Not too long ago, the federal government cut $5 billion from the coffers of the food stamp program. If some have their way, another $39 billion will be cut over the next ten years. How does that happen in the most blessed country in the world?
It begins with a bunch of individuals who have more interest in staying in office and accumulating wealth than in making sure that people don’t go hungry. These politicians pander to constituents who say “no work, no eat.” In essence, these representatives are playing games with the health of those who are now receiving benefits. Isn’t part of serving the people taking on the responsibility for the welfare of ALL?
Oh, I am familiar with all the old lines that are used. Sure, all individuals should be required to do some kind of work. However, we can’t expect both parents to work unless childcare is provided. How much will that cost? Additionally, the incentive to work is squashed if a person’s benefits are cut proportionately to the money that he brings in. How can he ever get ahead when things are stacked to keep him right where he is?
How much money has been cut from the subsidies that are doled out to corporations in
What hunk of money went to the oil companies or to corporate farms? How much
money is paid out to discourage farms from producing food? How much food spoils
in storage facilities across the land? What is the total expenditure of the
defense department as it overpays for the simplest items or allows contractors
to fall years behind in developing systems while they continue eating from the
trough of flowing money?
Yes, abuses occur in the food stamp program, and yes, some who don’t qualify for assistance fraudulently make the lists. What the so-called leaders of the people should do is tighten up the screening of recipients. They also might rework the list of acceptable items that can be purchased with EPT cards. Allowing individuals to earn money while maintaining their assistance level is the best way to put the food stamp program on the right path.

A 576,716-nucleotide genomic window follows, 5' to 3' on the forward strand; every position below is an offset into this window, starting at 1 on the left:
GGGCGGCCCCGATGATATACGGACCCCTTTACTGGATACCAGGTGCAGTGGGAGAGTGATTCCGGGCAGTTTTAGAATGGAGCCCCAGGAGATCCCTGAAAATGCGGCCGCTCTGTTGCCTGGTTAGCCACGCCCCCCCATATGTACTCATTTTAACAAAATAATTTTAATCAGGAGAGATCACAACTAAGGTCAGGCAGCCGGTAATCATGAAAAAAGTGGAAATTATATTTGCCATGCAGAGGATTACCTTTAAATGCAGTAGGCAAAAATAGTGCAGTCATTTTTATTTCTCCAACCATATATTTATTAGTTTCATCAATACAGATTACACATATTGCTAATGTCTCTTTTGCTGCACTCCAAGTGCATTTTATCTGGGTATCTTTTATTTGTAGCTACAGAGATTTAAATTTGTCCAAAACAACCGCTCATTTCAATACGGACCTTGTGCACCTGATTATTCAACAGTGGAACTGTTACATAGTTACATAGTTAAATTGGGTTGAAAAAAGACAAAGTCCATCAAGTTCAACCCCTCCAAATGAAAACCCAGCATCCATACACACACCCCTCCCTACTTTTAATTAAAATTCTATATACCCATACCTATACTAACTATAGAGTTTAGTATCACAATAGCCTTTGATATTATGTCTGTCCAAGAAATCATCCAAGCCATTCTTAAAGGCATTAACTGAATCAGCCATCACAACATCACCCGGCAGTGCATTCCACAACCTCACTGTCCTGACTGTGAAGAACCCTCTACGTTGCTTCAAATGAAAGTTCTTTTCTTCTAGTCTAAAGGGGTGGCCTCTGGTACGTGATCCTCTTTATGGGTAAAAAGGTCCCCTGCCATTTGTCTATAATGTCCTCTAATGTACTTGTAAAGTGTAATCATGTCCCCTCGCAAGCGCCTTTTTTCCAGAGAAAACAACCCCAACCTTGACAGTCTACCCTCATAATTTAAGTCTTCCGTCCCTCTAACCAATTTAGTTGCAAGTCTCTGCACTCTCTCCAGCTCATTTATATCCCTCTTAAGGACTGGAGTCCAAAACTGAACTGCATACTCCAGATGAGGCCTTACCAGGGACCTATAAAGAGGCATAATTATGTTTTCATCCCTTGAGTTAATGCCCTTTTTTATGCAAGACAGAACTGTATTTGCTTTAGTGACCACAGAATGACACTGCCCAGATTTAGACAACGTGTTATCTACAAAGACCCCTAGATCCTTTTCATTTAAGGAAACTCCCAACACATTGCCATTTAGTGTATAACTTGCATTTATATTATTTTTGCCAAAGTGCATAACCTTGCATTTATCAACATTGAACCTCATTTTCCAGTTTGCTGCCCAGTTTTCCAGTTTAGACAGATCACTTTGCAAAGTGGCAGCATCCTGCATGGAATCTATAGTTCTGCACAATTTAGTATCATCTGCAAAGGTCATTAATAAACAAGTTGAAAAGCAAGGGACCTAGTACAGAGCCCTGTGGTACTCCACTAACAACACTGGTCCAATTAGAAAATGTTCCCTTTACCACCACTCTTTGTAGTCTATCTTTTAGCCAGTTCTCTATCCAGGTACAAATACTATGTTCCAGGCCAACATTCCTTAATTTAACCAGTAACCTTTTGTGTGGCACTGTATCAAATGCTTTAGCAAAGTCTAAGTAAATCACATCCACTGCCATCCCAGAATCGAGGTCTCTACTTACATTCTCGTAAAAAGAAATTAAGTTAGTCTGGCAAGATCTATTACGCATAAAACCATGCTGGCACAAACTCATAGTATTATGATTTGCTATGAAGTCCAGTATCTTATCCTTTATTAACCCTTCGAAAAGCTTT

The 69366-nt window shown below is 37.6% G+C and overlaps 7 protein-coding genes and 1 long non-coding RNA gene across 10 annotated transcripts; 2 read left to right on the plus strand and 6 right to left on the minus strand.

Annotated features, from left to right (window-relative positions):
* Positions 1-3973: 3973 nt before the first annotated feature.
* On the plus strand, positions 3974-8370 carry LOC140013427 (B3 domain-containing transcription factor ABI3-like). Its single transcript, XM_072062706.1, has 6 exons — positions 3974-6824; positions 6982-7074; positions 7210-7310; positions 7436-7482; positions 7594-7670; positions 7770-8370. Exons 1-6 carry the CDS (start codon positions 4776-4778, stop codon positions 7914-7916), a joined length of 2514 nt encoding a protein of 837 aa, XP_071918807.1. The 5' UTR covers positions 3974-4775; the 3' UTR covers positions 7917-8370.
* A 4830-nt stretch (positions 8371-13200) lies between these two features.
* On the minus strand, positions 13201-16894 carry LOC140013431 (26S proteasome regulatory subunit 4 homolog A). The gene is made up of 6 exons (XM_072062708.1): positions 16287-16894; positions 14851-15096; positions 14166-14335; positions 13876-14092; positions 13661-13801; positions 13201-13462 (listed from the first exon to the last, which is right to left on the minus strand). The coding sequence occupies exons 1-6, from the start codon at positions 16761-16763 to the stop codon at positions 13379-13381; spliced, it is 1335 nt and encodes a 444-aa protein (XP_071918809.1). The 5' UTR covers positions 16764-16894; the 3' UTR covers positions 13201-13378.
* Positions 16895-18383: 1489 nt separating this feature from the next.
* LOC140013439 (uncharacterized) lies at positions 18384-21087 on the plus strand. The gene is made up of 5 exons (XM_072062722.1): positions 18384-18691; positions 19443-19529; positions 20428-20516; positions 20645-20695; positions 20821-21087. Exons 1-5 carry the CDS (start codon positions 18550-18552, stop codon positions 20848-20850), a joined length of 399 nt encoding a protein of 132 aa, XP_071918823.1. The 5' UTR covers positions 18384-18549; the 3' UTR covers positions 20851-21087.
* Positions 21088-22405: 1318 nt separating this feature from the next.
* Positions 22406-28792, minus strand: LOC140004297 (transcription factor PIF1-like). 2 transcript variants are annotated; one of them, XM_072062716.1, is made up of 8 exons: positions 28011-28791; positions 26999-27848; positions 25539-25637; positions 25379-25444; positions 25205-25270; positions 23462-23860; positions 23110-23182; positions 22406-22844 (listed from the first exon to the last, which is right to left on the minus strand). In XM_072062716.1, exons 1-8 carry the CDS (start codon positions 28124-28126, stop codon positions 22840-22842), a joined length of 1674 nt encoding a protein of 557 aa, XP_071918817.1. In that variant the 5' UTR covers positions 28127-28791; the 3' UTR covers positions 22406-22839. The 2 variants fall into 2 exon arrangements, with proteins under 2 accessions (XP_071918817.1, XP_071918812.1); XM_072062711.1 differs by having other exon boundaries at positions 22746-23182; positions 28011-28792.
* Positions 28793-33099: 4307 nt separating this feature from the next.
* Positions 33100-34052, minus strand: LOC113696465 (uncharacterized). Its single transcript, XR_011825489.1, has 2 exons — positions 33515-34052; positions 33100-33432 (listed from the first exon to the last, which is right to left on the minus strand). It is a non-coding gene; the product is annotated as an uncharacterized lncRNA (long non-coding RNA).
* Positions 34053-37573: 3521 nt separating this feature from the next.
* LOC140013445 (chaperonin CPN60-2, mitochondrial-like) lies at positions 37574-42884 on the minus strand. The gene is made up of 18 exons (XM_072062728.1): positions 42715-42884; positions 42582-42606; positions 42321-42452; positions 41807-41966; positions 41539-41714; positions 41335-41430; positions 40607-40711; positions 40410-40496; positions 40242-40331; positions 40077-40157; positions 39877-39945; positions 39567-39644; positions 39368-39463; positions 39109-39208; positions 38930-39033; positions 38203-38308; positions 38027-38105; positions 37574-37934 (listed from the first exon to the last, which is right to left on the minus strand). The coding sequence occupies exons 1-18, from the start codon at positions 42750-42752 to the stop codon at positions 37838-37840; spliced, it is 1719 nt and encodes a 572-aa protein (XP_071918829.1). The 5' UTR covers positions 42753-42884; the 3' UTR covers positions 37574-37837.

Our economy took a major hit in 2007-2008. Folks lost their jobs and savings. The rich suffered some, but not to extent that the middle and lower classes did. The jobs haven’t come back because businesses either see a shaky forecast or, more disconcerting, they like the extra profits they rake in.
The number of visitors at food banks increased dramatically as folks who had never needed help lined up with those whose lives are filled with shortages. The resources dwindled at these banks, and only the contributions of the “regular, everyday Joe” helped them restock. The future for these helping agencies is in question as the numbers needing food increases and the funds only stay at unacceptable levels.
Too many of our leaders love to invoke patriotism and religion. Their bible-quoting ways wear on us. I ask them to remember what Christ said when the disciples asked when they did things for him and he answered,
“I was hungry and you fed me; I was naked and you clothed me; I was thirsty and you gave me drink; I was a stranger and you came to see me; I was naked and you clothed me; I was sick and you took care of me; I was in prison and you came to see me.”
Those verses should be guiding all of us as we consider the food that is available to those who need help. It’s time to stop judging others as to whether they are scamming the system. Instead, the food stamp program should be refined to oust cheaters and to ensure only items necessary for a healthy diet can be purchased. No one can argue that the biggest shame that could occur in the
is that even one man, woman, or child goes to bed hungry.